If forced to choose, what is your favorite part of the writing process: establishing setting/mood, crafting characters, or plotting the story?
Mood is essential. By this I mean conceptualizing the tone and texture of the piece, getting a feel for it before any words hit the page. The mood is my guiding light, and setting, characters, and plot are malleable elements that serve it. I take a kind of sculptural approach, although if you press me to explain, I’m not sure how to quantify that. Let’s just say I can work my way through all the mechanics of a piece once I get a strong feeling for it in my gut. If I don’t have that, I move on to another project.
What projects are you currently working on?
As I mentioned, I’m experimenting with writing a novella on my phone. It’s a coming of age story set in the early 80s under the threat of nuclear war and Reagan-era religious politics. I’d like to capture the sense we had that the world was going to end, that there was no reason to plan a future or avoid drugs and sex and violence because we were going to die any second. The bomb was going to drop, or the rapture was going to come. This was also exactly when HIV emerged, and suddenly even in the deep south, queer culture could not be ignored, even though the light shone on it was deeply negative. My narrator is trans, and I’m negotiating how they will or won’t express that in a time and place when almost no one was out, when there was no language for discussing gender identity. My teenage characters are getting in so much trouble. They’re experimenting with a nuclear powered drug that might induce time travel, among other things. I like them all so much, and I’m at the point where I’m really sad I have to start killing them off soon. I’m sure you understand!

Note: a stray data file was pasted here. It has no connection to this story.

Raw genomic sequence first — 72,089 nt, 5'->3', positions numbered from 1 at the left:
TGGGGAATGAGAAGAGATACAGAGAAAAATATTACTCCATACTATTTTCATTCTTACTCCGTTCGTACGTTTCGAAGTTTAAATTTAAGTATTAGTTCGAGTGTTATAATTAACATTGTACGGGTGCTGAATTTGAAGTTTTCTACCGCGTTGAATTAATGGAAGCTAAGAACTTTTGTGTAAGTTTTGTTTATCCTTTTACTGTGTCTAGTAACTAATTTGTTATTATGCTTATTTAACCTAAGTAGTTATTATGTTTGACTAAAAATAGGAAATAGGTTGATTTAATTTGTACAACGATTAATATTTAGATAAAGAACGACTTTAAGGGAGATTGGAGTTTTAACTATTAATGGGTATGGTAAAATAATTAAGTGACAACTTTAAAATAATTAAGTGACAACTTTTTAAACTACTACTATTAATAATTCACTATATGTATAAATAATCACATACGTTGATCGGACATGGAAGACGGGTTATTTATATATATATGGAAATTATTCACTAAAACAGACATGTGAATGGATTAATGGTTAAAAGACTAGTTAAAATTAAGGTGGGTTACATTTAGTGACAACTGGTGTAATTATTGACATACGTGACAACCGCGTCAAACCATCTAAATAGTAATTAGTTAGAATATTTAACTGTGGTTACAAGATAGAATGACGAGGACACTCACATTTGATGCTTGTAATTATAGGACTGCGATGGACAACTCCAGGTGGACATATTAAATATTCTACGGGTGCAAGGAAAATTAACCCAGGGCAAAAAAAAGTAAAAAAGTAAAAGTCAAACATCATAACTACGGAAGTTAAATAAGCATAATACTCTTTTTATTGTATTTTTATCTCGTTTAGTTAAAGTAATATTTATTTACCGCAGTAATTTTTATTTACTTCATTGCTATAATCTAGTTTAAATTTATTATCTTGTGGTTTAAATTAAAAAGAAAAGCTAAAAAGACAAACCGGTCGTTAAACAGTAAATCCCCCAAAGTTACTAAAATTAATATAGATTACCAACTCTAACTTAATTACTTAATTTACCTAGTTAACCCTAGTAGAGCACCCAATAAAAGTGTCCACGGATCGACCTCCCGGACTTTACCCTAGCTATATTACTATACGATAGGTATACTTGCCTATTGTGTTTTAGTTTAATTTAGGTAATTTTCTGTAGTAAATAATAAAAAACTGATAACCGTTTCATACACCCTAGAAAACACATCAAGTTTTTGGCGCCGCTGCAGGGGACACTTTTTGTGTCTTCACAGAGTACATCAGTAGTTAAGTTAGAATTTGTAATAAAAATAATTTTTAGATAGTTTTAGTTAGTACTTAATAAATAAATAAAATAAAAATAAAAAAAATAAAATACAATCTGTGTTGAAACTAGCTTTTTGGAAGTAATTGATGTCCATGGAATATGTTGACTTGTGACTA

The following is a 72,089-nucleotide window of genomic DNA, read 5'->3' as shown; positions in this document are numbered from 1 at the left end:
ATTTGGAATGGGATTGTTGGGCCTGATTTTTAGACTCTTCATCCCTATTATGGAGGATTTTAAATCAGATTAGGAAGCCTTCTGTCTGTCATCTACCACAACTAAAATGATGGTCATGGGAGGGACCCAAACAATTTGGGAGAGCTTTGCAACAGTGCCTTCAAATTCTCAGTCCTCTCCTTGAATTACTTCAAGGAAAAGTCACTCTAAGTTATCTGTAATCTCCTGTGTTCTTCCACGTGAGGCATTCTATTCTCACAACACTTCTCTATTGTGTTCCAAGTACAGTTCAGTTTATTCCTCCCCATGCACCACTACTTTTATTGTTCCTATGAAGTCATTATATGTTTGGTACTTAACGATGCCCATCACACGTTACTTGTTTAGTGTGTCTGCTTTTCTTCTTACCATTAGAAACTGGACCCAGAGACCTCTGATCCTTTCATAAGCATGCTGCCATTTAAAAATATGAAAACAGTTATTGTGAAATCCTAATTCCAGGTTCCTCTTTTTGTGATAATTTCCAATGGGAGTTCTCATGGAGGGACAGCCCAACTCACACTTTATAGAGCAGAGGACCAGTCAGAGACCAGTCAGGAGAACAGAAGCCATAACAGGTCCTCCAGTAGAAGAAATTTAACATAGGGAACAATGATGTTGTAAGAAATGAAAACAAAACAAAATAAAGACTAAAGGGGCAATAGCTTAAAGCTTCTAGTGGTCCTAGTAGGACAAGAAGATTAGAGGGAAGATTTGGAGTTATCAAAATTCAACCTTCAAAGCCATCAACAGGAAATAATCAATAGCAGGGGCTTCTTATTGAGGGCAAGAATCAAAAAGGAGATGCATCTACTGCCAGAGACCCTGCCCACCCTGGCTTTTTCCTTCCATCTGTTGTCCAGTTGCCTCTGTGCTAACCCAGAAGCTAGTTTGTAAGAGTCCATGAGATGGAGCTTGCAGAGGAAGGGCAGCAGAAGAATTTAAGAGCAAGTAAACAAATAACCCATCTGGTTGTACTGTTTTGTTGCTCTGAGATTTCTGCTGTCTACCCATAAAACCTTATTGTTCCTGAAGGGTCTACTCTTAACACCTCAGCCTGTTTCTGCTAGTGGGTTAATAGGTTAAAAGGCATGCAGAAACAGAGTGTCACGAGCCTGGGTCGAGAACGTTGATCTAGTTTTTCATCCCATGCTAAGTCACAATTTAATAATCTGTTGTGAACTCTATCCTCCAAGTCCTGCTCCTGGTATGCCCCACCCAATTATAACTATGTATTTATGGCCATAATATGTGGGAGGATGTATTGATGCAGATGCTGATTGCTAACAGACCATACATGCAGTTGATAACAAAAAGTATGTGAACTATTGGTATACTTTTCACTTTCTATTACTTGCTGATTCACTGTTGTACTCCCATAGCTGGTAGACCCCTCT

Anyway, I also recently tasked myself to write one flash piece every day for a week. I’m often a slow writer, so this was a challenge. It resulted in 5 good pieces, and one has already been accepted for publication. Another I’m going to expand into a novella or mosaic novel because I created a big world with magical beasts and a personal emotional charge that doesn’t fit the short format – very exciting. I have a wealth of material and ideas and simply need the time and energy to craft finished works. I very much do not believe in rushing. I’m planning to release a collection in 2022 or early 2023, even though I have the requisite quantity of material now. I came out in 2020, and it changed my writing. I want more of my new work to be included in my first collection, for both quality and queer representation. If I release nothing but old work, it just won’t be queer enough.
Where can we find you online?
I’m on Twitter @horrorsong. My website is horrorsong.blog where I maintain a running bibliography, including a section with links to my online fiction. My favorite free-to-read piece is “Good Paper,” published by Storgy Magazine Online. There’s also an excerpt of my novella The Wingspan of Severed Hands available at Fright Girl Summer.
Thank you so much for speaking with me. It’s been such a pleasure. Take care!
Big thanks to Joanna Koch for being this week’s featured author!